The Eastern Cape, a huge expanse of land with 800km of coastline, is home to much of this country's history, both ancient and modern. Its earliest inhabitants left their mark in rock art sites across the area while European settlers of the 1700s stamped their own signature in the forts and garrisons from which they attacked resident Xhosa tribes. More recently, the Eastern Cape has bred many of the most influential names of the modern South Africa - Nelson Mandela, Thabo Mbeki and Desmond Tutu to name but a few. Most visitors arrive via the Garden Route and it's worth stopping off at some of the great sandy beaches that line the coast for seafood, sunbathing and perhaps even a spot of surfing around St. Francis Bay. (Surfing is for some an exciting schuss down the slopes of steepling waves. For others, like me, it is an exhausting and painful way to half-drown yourself.)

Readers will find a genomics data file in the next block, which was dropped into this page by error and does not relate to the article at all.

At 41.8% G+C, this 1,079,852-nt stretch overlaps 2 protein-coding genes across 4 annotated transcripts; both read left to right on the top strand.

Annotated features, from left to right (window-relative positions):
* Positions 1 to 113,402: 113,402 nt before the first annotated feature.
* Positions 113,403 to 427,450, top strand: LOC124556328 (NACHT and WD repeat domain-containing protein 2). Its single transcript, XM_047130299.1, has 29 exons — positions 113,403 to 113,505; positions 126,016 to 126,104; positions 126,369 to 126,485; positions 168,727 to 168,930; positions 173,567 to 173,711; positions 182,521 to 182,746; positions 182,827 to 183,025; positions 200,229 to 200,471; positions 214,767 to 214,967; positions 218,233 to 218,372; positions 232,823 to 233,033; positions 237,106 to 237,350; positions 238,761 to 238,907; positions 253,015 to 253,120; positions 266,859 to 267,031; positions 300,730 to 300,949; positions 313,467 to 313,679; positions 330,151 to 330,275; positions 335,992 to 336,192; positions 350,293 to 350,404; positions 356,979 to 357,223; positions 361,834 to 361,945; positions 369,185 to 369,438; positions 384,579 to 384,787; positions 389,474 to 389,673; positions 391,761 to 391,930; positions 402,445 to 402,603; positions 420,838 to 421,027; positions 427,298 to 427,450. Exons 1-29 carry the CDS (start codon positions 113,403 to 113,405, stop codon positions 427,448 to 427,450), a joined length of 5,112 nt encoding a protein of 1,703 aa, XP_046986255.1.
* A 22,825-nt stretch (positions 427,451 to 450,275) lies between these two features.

Other highlights are historic Grahamstown which hosts the country's largest annual arts festival, and travelling on past East London you'll reach the rolling green Wild Coast, perhaps the country's most spectacular seafront.
Away from the coast the landscape rises through once fought-over pastures into the wilds of the Winterberg Mountains (an area I am personally particularly keen on) and, further north, the southern reaches of the Drakensberg. Agoraphobics beware, this is South African wilderness at its gigantic best. Public and private game reserves span much of this country, with Addo Elephant Park an institution in the world of wildlife conservation.